A Chat with Gernot Schwendtner, CEO and Co-Founder at Scale-up Consultancy: WeGrow International

weGrow is a hands-on consultancy specialized in helping tech startups & scale-ups achieve fast and sustainable international growth. weGrow helps by creating strategies that advise businesses in all areas of international growth such as market selection & validation, finding local product market fit, creating go-to-market strategies, roll-out & execution in target markets, finding local talents, and more.

weGrow has worked with a wide range of fast-growing businesses in Europe and the USA, including the likes of WeTransfer, Channable, ParkBee, Ticketswap and more. weGrow has positively impacted more than 300 founders by helping them achieve their international goals.

 

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When does international expansion become relevant for businesses?

 

According to Gernot, expanding to new markets becomes relevant as soon as a startup has achieved product-market fit and gained some traction in its home country. Before this, expansion doesn’t make sense unless there is an inherent necessity to be close to an important client. The timing also depends on which country in Europe you start in. But many startups think about internationalization too late, and only 0.4% of startups scale internationally. For investors, international growth is a deciding factor right from the start, as they want to back companies with European or even global potential.

 

What is the right approach?

 

First, there should be an in-depth analysis of different markets which takes many different factors into account, not just market size. We suggest minimizing expansion risks by testing several foreign markets at once in order to quickly validate the potential of these markets. For this, we developed our framework of so-called ‘minimum viable markets’. The mindset should be to give 3 different markets a first try, and if 1 or 2 survive that’s fine. It is a costly mistake to build up an organization in a country just to realize that you can’t win against the local competitor there.

It is a classic sunk cost fallacy when you continue to invest resources just because you have already invested a lot of money before. In the worst case scenario, you go on and on and eventually burn out because you lose focus on the markets that are actually important for you. I’ve seen this in my own experience when at one point, we expanded to 12 new markets simultaneously and eventually had to close 6 of them because we didn’t do our homework. The lesson was this: Giving up earlier means avoiding the loss of a lot of money in competitive markets. The way to go about this problem is to define a stop-loss strategy before expanding. If your goal is to acquire 3 new clients in the first six months, you should also write down what you’ll do if you get only 2 or 0.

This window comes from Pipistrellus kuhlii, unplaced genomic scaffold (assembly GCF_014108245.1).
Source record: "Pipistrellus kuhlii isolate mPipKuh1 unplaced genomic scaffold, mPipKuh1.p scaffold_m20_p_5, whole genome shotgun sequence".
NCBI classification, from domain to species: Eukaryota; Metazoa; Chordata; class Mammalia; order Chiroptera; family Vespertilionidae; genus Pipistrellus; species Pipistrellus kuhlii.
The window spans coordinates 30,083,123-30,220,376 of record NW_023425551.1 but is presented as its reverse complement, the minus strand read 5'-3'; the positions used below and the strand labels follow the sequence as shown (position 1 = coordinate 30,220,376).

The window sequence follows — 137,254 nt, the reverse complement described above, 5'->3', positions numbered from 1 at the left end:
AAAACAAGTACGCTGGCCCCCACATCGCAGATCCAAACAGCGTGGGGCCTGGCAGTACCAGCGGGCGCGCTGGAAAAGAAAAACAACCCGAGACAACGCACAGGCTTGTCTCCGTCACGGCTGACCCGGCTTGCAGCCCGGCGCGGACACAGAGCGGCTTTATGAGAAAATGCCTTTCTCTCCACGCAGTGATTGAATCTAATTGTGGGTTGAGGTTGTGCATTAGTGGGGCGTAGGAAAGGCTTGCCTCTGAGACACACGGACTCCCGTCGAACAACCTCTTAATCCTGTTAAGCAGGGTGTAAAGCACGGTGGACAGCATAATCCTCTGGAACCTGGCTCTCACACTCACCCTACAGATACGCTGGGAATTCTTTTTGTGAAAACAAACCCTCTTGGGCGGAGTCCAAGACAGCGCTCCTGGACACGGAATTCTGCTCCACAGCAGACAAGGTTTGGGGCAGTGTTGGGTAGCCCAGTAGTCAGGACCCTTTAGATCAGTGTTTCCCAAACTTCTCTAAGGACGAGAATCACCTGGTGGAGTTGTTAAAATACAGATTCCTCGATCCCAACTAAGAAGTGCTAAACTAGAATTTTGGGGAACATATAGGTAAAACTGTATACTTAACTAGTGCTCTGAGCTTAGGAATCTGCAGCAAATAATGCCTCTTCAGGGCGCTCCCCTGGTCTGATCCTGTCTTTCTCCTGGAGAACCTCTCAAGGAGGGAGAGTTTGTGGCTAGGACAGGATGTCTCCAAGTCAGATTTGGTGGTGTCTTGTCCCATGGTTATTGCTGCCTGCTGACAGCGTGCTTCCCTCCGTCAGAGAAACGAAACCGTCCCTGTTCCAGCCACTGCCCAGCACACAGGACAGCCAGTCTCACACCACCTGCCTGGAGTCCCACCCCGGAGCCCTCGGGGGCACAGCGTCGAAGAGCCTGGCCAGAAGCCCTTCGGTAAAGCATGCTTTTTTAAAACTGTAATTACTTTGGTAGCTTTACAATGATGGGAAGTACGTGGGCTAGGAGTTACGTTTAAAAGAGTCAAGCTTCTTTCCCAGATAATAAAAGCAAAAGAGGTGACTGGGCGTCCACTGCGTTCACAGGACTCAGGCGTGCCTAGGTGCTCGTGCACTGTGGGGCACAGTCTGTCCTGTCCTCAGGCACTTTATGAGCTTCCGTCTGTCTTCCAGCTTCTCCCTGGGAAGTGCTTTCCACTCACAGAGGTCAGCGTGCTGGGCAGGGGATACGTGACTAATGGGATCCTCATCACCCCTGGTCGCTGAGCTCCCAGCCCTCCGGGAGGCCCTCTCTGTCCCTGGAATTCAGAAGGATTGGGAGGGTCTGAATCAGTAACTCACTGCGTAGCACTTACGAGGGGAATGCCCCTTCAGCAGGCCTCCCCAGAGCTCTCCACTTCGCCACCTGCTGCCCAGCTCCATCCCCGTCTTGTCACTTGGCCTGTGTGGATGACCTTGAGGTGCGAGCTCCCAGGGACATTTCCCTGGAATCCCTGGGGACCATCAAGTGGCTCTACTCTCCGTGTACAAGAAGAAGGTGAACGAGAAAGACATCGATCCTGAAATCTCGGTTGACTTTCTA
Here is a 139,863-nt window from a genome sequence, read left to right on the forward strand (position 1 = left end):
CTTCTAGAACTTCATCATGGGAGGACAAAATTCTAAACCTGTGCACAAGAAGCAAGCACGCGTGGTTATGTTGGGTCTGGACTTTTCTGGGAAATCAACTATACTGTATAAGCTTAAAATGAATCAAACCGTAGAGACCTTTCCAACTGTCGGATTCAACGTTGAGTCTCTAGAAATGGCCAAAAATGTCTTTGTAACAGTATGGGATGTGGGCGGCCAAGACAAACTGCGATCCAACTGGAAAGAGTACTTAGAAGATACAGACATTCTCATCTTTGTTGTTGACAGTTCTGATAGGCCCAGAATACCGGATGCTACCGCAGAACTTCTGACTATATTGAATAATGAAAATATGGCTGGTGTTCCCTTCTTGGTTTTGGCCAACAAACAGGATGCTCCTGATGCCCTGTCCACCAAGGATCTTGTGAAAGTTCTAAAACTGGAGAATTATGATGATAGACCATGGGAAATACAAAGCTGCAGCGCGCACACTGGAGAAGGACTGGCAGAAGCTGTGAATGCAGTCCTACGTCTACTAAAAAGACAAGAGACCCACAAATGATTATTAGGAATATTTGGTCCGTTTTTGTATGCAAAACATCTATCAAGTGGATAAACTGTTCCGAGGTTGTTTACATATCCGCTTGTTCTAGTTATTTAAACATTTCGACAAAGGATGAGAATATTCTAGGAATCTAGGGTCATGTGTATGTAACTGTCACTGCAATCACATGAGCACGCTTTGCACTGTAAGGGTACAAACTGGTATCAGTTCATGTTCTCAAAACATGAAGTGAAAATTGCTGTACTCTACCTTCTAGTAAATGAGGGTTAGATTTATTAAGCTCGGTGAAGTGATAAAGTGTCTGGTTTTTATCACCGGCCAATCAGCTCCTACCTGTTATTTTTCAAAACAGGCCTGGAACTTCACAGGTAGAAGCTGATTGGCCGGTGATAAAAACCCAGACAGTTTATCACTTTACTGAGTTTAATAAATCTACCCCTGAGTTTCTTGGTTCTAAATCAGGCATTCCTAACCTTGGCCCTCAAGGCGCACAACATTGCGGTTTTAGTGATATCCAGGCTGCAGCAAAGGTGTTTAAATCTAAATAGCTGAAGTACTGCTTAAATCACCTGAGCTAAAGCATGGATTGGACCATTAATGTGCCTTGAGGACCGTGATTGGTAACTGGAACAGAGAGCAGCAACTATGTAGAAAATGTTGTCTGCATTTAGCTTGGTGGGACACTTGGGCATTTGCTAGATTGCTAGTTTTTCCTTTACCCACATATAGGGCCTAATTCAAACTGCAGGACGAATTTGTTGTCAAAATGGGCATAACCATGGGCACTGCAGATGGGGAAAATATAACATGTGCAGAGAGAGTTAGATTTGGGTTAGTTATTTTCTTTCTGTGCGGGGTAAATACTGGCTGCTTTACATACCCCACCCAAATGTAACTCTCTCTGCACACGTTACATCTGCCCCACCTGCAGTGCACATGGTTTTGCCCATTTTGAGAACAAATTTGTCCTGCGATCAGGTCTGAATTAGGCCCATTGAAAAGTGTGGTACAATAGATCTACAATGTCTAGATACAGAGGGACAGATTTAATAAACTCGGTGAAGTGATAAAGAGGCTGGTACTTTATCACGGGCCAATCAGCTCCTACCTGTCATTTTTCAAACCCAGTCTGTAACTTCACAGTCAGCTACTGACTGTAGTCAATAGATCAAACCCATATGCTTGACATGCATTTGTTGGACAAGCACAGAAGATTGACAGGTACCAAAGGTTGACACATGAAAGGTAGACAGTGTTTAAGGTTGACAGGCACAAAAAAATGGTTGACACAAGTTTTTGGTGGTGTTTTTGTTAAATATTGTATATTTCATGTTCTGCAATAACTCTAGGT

It seems to be obvious to expand in countries that are geographically close to one’s home market. What about markets that are further away?

 

It is a possibility that can make sense in certain cases. A babysitting platform based in The Netherlands consciously decided against the usual suspects and managed to grow its business in Colombia, Mexico, Peru and Canada with strong local partners because there wasn’t much competition there. However, there is a reason why many startups want to go to the big three European markets: France, Germany and the UK. If you make it there, it is an important signal for investors and customers in other countries as well.

 

What about taking over smaller competitors in other countries as a way to expand?

 

It is an option, but the post-merger integration takes time and is tricky for fast-growing startups. It is not recommended  as the main way to think about expansion but there are some cases where it is a valid approach.

 

What to consider when expanding internationally?

 

When thinking about entering a foreign market, there are many hard facts to consider, for example, labor laws and other regulations. How important are soft factors such as intercultural competence? According to Gernot,  intercultural competence is one of the most important skills in the 21st century, as important as speaking English. It is fascinating how many misunderstandings there are because of cultural differences, and how they translate into lower conversion rates and sales, for instance, because your marketing isn’t set up in the right way for a specific country. For the younger generation that grew up with Erasmus programs, did semesters and internships in foreign countries, it is much easier. One important first step is to become aware of cultural differences and address them. Gernot  also recommends reading the book “The Culture Map” by Erin Meyer,, which is a fascinating read about topics such as who in the hierarchy needs to be present in a meeting, how to give feedback and what a “No” actually means in different cultures. A lot of your cultural code is formed by the country you grow up in, but it can change over time. I’ve lived in the Netherlands for 6 years now, and the communication is very direct. In meetings, you get straight to the point. I realized this when I was in Vienna a few months ago and I was told: “This was the fastest meeting I ever had.”

With the many differences between the mentality in European countries, there sure is a lot to learn and it is a cardinal sin that many US-based companies commit to see Europe as one single market, and think they can expand just by placing a person in London. But it is also a considerable regional handicap for companies in Europe that if they don’t manage to internationalize they’ll just be caught in a small home market. But it can also be an advantage if you have to start with internationalization early and have a lot of experience with it, this is an important asset to become a global player.